I thought you should know about natural gas and other energy sources

Monday, March 10, 2008

A analysis by Kay Schindel:

The current global and US commodity market situation makes it necessary to share these news [items] with you.

Despite recession and curbed fuel demand, energy prices have been steadily going up. Oil traded at $ 108/barrel today while the 2007 average was at around $75. Natural gas traded at $10/MMBtu today ($ 7.50 in 3/07), according to Bloomberg. Since utilities lock prices for several months this won't have much impact on current energy bills. However, it will have an impact later this year.

The impact of the oil price you can see when you drive by a gas station. Similarly important is the natural gas situation. Traditionally the US has been importing natural gas from Canada and Mexico, which have seen increased demand and declining production themselves. The North-American production gap is made up with imported Liquefied Natural Gas (LNG). LNG is imported from regions with a surplus of natural gas. Mostly Russia and the Middle East. The percentage of US natural gas consumption is steadily climbing due to declining home-production and increasing demand. This causes three serious problems. Cost is the obvious one with much energy needed to liquefy natural gas at -260°F, to build terminals in both the US and the producer country, and to run LNG tankers.

Logistics and security is another problem since no US harbor community wants to have an LNG facility in their backyard and an LNG tanker can cause an explosion similar to a small sized nuclear bomb. There also is the problem of time since it takes some time to plan and finally commission an LNG facility. Currently there are 16 LNG facilities operating in the US and 40 more are planned as of now. However, due to future global shortage of natural gas and the lack of exporting countries, not all projects might happen.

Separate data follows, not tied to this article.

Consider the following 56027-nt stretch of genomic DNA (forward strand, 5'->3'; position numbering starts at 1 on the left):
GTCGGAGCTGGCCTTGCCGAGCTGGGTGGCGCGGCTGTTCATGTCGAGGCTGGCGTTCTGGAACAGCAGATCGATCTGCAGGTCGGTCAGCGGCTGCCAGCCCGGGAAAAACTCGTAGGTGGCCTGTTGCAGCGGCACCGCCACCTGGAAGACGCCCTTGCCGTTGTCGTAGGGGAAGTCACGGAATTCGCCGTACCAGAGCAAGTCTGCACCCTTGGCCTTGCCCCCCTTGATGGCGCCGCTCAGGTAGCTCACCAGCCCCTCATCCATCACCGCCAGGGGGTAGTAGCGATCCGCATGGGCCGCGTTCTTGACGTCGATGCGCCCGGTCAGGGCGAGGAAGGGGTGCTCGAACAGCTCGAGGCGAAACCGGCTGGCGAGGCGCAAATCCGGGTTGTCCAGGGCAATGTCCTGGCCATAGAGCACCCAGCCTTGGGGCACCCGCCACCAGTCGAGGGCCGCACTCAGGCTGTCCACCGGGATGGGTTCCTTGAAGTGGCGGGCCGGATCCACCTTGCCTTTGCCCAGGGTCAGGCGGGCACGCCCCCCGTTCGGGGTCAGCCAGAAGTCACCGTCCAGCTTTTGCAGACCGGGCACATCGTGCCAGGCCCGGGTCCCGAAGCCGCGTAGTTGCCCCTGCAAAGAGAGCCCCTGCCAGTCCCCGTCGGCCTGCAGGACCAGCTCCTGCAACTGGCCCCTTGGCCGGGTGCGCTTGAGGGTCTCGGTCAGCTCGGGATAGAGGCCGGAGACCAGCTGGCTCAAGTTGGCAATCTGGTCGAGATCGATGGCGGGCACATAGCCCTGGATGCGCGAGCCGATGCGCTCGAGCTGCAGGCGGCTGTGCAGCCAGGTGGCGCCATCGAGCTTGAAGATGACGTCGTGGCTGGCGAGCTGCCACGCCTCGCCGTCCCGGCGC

The third problem is independence. Russia has been using, and is continuing to do so, cuts in delivery to negotiate prices and other political issues. It also is moving away from being a democracy. The Middle East as the other LNG supplier is not less difficult to deal with.

What implication does that have to us? Natural gas is the major heat fuel source (LPG is a natural gas byproduct) and traditionally has been cheaper and cleaner than coal and oil. Most of the recently installed electric power generation is firing natural gas, and many future installations will use natural gas due to its cleaner combustion compared to coal. Therefore, there will be an impact on heating AND electricity prices.

In 2002 Alan Greenspan already realized that "tight natural gas supplies present an extremely serious problem".

As predicted often in the past, the producing countries will exhaust their reserves and will have to cut exports to meet domestic demand. This prediction is materializing more and more and is becoming a market reality today.

This applies to other fuels as well. China became a net coal importer in 2007, The UK stopped exporting natural gas and is importing now,...

The nuclear fuel situation is even worse. At current consumption the world wide supply will last less than 60 years and only 7% of the reserves are in the US. There might be a trend to build more nukes, which will shorten the supply to much less than 60 years.

In addition to worldwide shortage of fuel, it will become more expensive (and energy consuming) to explore and mine commodities assuming "easy to get" commodities have been exploited first.

Another worrisome market trend, that will affect poor nations more than us, is that rising demand for fuel increases food production cost and diverts more food crops to biofuel production. The last year has seen 40%-70% increases in raw food material corn, wheat etc.).

I thought you should know.